Living Portraits: Featuring the work of Jon Goldman and Robin Radin

Boston Convention & Exhibition Center

Exhibition: February 9 - July 22, 2019

Reception: February 20, 2019 6-8pm

Neighborhoods and villages are technically defined by geographic borders, but socially they are attributed with personas that have communal and political significance. They can change and evolve over time, but ultimately are tied to the history and implications of their location. Both of the artists in this exhibition employ their work as a means of documenting, celebrating, and asking questions about the geographic communities they are embedded in. From his family's long history there to his current work to revitalize the Buckminster Fuller dome, the village of Woods Hole on Cape Cod is integral to both Jon Goldman’s work and life. Robin Radin moved to the Jamaica Plain neighborhood in Boston becoming embedded in its community over 40 years ago and has been photographing its people and landscapes ever since. Looking deeply at a single neighborhood or village can provide a new perspective on the bonds, tensions, and value inherent in how communities of people form and evolve.

Robin Radin’s photographs teeter on the edge between street photography and portraiture. In one image she captures a determined gaze on a young girl’s face surrounded by people, bicycles, and the landscape of the neighborhood. Some photographs emphasize the expression of a single person while others draw primarily on people's interactions with others and their surroundings. Her use of black and white film brings a timeless feeling to the photographs prompting the viewer to find cues such as signage, architecture, and clothing styles to contextualize the people.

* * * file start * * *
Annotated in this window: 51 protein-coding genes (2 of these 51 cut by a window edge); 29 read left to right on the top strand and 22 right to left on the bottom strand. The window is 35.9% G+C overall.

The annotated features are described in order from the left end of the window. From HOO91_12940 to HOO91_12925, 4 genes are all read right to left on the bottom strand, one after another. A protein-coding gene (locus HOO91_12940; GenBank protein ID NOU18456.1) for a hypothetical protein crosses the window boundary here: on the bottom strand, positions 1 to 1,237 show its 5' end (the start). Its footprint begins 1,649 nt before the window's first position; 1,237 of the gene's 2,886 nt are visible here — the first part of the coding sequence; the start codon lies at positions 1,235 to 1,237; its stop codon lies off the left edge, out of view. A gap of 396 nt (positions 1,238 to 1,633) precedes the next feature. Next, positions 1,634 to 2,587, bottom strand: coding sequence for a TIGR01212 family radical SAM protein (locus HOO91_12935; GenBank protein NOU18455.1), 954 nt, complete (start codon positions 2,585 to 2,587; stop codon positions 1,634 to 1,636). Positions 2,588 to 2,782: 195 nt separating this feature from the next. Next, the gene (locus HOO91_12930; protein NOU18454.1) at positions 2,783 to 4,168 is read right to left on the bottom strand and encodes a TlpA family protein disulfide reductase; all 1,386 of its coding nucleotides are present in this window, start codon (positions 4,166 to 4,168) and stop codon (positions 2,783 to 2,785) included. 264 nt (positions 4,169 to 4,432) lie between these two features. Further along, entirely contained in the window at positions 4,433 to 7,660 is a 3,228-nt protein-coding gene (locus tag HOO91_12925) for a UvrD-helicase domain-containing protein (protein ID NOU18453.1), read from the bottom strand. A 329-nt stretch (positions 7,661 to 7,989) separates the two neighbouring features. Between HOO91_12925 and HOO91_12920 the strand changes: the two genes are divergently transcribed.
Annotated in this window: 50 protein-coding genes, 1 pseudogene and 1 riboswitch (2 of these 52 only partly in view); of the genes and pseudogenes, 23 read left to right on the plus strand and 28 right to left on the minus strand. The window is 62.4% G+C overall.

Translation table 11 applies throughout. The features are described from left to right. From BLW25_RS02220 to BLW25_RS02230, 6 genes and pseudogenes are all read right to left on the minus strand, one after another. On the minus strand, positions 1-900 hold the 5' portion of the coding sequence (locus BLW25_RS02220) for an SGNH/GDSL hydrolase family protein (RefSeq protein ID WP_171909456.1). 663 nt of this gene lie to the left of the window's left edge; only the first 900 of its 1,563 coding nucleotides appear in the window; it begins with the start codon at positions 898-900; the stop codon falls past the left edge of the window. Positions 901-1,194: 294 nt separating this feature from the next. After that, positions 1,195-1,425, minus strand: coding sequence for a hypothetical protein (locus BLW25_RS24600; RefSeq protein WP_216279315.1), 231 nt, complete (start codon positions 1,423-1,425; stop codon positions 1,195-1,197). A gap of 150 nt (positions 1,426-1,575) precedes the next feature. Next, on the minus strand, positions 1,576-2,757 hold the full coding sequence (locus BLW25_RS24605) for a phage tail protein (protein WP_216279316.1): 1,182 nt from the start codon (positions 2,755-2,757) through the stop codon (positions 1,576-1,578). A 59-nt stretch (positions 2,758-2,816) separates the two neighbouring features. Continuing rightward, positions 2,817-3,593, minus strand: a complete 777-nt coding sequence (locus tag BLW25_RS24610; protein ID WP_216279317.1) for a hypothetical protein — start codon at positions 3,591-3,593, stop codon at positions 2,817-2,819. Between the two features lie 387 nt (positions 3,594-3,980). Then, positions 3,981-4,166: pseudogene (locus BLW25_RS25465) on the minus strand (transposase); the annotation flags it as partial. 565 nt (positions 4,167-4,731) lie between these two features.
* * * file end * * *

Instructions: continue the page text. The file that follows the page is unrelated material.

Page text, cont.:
In contrast, Jon Goldman’s Village Portrait Project embraces a wide range of vibrant colors and energetic mark making. Each digital painting portrays a single individual captured in Woods Hole. To date he has created almost 300 portraits with the goal of making 780, the number of residents counted on the 2010 census. 90 village portraits are on view in this exhibition and though it’s only a fraction of the total number of residents, it already covers an impressive scope. Each portrait has its own custom background based on Goldman’s interaction with or knowledge of the subject. The sheer number of portraits in this series goes beyond the vital role each person plays in defining a place to create a broad and varied portrait of the community at large. In his own words it is “an almost archival visualization of community as an artistic practice.”

The interaction between the artists and the subject of the works in this exhibition plays a small yet important role in shaping how these communities view themselves. These two distinctly different bodies of work complement one another via their shared exploration and documentation of place and community.

To learn more about the work of Jon Goldman visit

To learn more about the work of Robin Radin visit or email 


Above images: Top image: Carlos, Egelston Square Ambassador by Robin Radin

Bottom image: Village Portrait Project by Jon Goldman